The Griff

Club Q+A: Climate Justice MacEwan

Club Q+A

Club Q+A: Climate Justice MacEwan

An interview with president Celina Vipond and vice-president Haylee Hatton

What are your roles within the student group?

Celina Vipond: Not everyone has super-defined roles yet, because this is actually our first running semester, but basically my job is to give direction to the club, and I have a lot of community networking connections with climate groups in the city, so I’m wanting to provide a link for members to be able to interact with those.

Haylee Hatton: As the vice-president, I’m mostly here to help Celina. I make sure everything is running smoothly.

What does the term “climate justice” entail?

CV: The main thing we want is to advocate taking concrete action to decrease greenhouse gas emissions and mitigate the losses from climate change-related disaster. We want to focus not only on climate but on the word ‘justice’. We firmly believe that the environmental movement should incorporate things like decolonization efforts and indigenous rights, migrant rights, worker’s rights, queer liberation — basically all forms of human rights, because we think the climate crisis is very much rooted in more general forms of oppression and exploitation.

What made you want to start this group?

CV: I was organising a town hall this summer with Climate Justice Edmonton — it was my first time organising an event as part of a community activist group, and we had over 250 people show up. It really hit home that if we provide people with a way to engage, they will.

HH: When Celina came to me with the idea, immediately I was like “heck yeah, I’m in.” I’ve always had an interest in animals, and watching all these documentaries like Planet Earth got me looking at the world — hurricanes, the Amazon burning — and I don’t want to live in a world where this is happening but didn’t know what I could do about it, so I joined. Hopefully I can gain more knowledge for myself and then pass that on to other students.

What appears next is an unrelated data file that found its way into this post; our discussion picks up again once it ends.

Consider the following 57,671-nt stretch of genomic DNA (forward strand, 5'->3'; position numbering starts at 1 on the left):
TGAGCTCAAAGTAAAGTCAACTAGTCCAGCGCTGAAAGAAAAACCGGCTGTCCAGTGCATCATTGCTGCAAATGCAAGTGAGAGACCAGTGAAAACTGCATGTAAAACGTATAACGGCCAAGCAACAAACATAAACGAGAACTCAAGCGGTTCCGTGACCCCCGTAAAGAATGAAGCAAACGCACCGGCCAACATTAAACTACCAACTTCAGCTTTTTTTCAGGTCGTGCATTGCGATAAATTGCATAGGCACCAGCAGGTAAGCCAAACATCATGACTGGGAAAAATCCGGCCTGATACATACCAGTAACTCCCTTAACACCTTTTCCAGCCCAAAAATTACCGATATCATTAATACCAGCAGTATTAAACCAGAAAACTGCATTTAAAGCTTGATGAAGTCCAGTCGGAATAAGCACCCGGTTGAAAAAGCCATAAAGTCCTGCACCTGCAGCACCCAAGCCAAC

CV: I also think it’s such a crucial time because if we don’t start making the necessary changes now towards transitioning to a net-zero carbon economy, we are going to not only suffer — because Canada is warming twice as fast as the rest of the world — but we’re going to be left behind economically as well. We have the opportunity now to begin investing in and become a part of the new, renewable energy system.

Who should join?

HH: Anyone who knows about climate change, even if they’ve just read about it in the news. Whether they have questions or they’re just passionate about the subject, anyone is more than welcome.

What is the role of student organizations in the environmental movement?

HH: It’s about getting people together. If we get everyone — who may be confused about how they can help — together and talking about these issues, it just shows people that these things are important and what we care about. What I want this club to do is get as many people as possible to understand that they can be the change if all of us stand together.

CV: Hopefully our group can give people a little bit of direction who are wondering how and in what capacity they can help out, especially students with their busy schedules. It would help to have one space where they can have all their questions answered and just figure out how they can contribute to the movement.

What do you do week to week?

CV: We’re going to have regular meetings every two weeks, and much of it is going to be event planning. We’re hoping to have one to two events every month. Right now we’re working on doing some training with Our Time, which is a movement that focuses on using the youth bloc — all the youth that are eligible to vote — and getting them politically aware and active, because the upcoming federal election is going to be very important for environmental issues.

Do you have plans for any other events or initiatives?

CV: We’re in the planning stages of a decolonization workshop in conjunction with University of Alberta students.

HH: I also want to try and get students involved with the sustainability office here on campus and do some workshops — maybe some beekeeping, teach people how to grow their own vegetables, buy locally, eat healthier, maybe try to get meat out of their diets.